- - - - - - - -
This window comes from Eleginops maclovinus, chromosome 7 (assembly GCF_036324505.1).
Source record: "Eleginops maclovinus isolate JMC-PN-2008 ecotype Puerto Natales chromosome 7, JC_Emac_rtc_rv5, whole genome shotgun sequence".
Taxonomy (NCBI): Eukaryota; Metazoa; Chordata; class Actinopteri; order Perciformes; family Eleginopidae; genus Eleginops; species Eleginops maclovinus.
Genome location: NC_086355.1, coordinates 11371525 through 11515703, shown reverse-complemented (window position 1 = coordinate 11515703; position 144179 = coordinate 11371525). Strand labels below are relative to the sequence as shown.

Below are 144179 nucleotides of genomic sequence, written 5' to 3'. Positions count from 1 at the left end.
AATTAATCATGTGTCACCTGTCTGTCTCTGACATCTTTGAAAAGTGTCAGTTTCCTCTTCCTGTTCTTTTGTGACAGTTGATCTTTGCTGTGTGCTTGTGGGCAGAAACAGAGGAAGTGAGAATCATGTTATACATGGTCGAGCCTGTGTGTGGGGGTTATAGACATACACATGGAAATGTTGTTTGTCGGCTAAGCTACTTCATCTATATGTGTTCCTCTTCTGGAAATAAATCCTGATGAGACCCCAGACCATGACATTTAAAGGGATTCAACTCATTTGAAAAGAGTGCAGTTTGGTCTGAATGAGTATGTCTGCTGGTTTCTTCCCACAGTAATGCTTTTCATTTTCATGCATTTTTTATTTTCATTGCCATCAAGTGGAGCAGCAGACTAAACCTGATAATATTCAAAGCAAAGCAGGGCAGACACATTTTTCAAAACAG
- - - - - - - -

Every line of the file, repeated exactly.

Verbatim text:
This window comes from Eleginops maclovinus, chromosome 7 (assembly GCF_036324505.1).
Source record: "Eleginops maclovinus isolate JMC-PN-2008 ecotype Puerto Natales chromosome 7, JC_Emac_rtc_rv5, whole genome shotgun sequence".
Taxonomy (NCBI): Eukaryota; Metazoa; Chordata; class Actinopteri; order Perciformes; family Eleginopidae; genus Eleginops; species Eleginops maclovinus.
Genome location: NC_086355.1, coordinates 11371525 through 11515703, shown reverse-complemented (window position 1 = coordinate 11515703; position 144179 = coordinate 11371525). Strand labels below are relative to the sequence as shown.

Below are 144179 nucleotides of genomic sequence, written 5' to 3'. Positions count from 1 at the left end.
AATTAATCATGTGTCACCTGTCTGTCTCTGACATCTTTGAAAAGTGTCAGTTTCCTCTTCCTGTTCTTTTGTGACAGTTGATCTTTGCTGTGTGCTTGTGGGCAGAAACAGAGGAAGTGAGAATCATGTTATACATGGTCGAGCCTGTGTGTGGGGGTTATAGACATACACATGGAAATGTTGTTTGTCGGCTAAGCTACTTCATCTATATGTGTTCCTCTTCTGGAAATAAATCCTGATGAGACCCCAGACCATGACATTTAAAGGGATTCAACTCATTTGAAAAGAGTGCAGTTTGGTCTGAATGAGTATGTCTGCTGGTTTCTTCCCACAGTAATGCTTTTCATTTTCATGCATTTTTTATTTTCATTGCCATCAAGTGGAGCAGCAGACTAAACCTGATAATATTCAAAGCAAAGCAGGGCAGACACATTTTTCAAAACAG